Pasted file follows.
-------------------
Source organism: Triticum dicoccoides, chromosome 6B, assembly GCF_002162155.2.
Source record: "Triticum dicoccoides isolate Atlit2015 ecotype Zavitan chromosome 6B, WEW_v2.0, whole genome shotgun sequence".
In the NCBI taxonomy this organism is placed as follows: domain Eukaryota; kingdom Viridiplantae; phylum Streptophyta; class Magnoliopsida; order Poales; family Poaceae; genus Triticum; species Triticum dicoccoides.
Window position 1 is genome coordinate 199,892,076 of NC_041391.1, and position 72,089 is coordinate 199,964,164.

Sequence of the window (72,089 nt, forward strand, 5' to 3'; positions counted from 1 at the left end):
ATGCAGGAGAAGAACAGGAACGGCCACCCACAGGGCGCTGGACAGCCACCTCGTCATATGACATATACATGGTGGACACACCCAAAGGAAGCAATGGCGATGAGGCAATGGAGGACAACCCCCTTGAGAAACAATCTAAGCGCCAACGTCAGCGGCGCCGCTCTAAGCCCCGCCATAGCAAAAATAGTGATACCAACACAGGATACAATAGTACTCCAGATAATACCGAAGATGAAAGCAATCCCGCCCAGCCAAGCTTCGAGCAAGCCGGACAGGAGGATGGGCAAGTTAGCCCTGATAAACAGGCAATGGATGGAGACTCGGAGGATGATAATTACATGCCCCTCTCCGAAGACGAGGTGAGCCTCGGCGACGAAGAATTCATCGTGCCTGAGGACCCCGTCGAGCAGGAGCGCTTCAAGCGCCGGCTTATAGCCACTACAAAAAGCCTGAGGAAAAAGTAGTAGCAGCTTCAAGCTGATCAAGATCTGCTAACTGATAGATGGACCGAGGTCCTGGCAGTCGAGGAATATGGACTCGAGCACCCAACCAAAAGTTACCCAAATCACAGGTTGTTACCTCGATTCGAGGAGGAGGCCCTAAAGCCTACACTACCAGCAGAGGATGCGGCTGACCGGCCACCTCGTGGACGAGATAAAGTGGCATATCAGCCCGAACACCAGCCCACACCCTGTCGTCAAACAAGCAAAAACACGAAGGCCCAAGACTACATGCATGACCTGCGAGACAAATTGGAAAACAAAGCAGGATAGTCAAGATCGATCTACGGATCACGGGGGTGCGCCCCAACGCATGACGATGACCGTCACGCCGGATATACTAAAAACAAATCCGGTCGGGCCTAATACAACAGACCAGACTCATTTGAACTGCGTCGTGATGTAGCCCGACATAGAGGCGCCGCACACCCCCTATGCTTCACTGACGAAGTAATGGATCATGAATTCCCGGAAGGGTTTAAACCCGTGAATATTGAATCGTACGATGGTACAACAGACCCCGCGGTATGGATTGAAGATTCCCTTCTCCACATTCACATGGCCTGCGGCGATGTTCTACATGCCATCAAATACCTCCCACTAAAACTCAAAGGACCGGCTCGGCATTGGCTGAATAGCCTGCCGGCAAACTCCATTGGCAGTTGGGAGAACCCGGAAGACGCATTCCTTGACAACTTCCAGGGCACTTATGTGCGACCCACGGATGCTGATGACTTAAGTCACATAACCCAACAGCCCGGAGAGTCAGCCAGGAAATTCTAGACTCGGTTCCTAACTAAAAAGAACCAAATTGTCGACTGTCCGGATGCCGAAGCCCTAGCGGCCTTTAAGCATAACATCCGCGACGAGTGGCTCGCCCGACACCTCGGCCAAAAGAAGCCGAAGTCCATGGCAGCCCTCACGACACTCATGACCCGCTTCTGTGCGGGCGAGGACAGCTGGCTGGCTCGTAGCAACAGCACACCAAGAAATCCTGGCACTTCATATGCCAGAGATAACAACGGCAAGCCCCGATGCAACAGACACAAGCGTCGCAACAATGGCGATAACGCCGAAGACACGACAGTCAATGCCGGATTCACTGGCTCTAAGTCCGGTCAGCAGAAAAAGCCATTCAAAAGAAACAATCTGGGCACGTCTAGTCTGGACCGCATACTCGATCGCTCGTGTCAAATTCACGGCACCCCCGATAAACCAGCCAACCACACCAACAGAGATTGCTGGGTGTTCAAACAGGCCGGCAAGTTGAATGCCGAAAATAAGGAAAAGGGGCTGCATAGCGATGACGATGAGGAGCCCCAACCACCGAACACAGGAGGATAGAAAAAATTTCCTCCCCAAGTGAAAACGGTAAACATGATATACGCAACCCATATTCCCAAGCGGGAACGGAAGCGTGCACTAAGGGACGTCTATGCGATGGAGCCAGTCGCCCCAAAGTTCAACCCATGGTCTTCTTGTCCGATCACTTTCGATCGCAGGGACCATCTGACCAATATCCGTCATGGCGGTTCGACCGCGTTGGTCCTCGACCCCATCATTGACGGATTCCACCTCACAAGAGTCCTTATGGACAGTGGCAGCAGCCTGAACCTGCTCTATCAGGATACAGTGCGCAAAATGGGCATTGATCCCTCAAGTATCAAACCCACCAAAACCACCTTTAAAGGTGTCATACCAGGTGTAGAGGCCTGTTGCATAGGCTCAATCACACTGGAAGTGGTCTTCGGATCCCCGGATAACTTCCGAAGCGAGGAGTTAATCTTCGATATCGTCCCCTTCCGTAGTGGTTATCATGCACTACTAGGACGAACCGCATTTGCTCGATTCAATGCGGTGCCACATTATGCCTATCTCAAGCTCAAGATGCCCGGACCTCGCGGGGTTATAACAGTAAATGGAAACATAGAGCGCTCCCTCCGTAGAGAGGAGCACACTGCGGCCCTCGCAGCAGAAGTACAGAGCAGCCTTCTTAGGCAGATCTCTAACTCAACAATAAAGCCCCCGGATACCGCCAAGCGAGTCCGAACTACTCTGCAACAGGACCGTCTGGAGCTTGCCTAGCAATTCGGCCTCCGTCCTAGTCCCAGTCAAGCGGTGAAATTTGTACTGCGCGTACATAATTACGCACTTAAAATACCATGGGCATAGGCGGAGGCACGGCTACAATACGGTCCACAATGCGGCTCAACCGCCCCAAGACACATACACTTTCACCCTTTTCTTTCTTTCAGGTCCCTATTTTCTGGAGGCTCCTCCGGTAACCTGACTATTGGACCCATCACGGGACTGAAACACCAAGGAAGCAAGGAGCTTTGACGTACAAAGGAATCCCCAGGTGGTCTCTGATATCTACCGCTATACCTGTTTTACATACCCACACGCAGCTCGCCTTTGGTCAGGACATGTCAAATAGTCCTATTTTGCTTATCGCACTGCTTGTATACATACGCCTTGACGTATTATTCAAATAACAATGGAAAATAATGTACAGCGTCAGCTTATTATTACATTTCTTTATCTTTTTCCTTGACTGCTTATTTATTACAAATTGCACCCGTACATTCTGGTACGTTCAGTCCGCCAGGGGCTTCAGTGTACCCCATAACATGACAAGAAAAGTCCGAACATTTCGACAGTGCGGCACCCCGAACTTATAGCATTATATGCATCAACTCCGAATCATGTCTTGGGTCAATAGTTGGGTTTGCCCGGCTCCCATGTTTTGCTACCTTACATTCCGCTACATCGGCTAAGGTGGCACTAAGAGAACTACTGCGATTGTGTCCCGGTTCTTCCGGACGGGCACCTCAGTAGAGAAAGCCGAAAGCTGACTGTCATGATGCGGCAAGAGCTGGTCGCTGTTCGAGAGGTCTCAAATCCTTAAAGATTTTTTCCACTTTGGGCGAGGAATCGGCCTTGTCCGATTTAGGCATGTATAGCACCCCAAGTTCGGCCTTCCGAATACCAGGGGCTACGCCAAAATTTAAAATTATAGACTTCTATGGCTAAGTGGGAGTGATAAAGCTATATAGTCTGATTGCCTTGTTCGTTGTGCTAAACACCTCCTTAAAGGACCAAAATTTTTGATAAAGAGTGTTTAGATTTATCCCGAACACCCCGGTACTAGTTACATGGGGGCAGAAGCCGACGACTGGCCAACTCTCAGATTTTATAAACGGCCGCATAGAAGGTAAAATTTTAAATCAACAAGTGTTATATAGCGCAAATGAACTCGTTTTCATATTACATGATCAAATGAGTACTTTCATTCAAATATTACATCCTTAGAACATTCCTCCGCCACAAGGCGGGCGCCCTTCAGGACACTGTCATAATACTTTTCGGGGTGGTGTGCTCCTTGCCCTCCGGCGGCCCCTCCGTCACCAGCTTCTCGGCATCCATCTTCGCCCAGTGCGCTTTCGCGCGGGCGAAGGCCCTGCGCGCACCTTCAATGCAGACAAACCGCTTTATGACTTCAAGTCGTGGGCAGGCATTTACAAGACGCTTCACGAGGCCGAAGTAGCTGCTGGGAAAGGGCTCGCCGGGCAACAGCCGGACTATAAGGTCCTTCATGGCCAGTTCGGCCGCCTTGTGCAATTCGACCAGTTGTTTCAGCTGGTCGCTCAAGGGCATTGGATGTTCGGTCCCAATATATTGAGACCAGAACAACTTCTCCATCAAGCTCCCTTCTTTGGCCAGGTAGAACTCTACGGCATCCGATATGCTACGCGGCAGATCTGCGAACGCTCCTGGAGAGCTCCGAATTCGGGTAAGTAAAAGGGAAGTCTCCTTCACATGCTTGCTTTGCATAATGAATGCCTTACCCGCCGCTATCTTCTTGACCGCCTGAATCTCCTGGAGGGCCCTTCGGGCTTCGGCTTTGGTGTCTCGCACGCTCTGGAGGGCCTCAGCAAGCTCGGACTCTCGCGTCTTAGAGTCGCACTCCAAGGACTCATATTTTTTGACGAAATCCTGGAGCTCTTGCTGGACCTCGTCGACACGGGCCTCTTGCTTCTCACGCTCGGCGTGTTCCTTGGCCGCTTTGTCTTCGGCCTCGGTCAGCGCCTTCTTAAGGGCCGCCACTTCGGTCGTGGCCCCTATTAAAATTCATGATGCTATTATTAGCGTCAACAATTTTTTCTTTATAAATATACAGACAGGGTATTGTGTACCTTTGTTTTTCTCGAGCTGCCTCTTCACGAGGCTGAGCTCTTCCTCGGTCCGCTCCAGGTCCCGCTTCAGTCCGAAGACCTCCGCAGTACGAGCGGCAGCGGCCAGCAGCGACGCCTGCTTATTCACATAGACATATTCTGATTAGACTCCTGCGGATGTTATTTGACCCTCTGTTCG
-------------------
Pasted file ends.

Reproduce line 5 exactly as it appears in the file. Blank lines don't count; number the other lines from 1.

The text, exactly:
Sequence of the window (72,089 nt, forward strand, 5' to 3'; positions counted from 1 at the left end):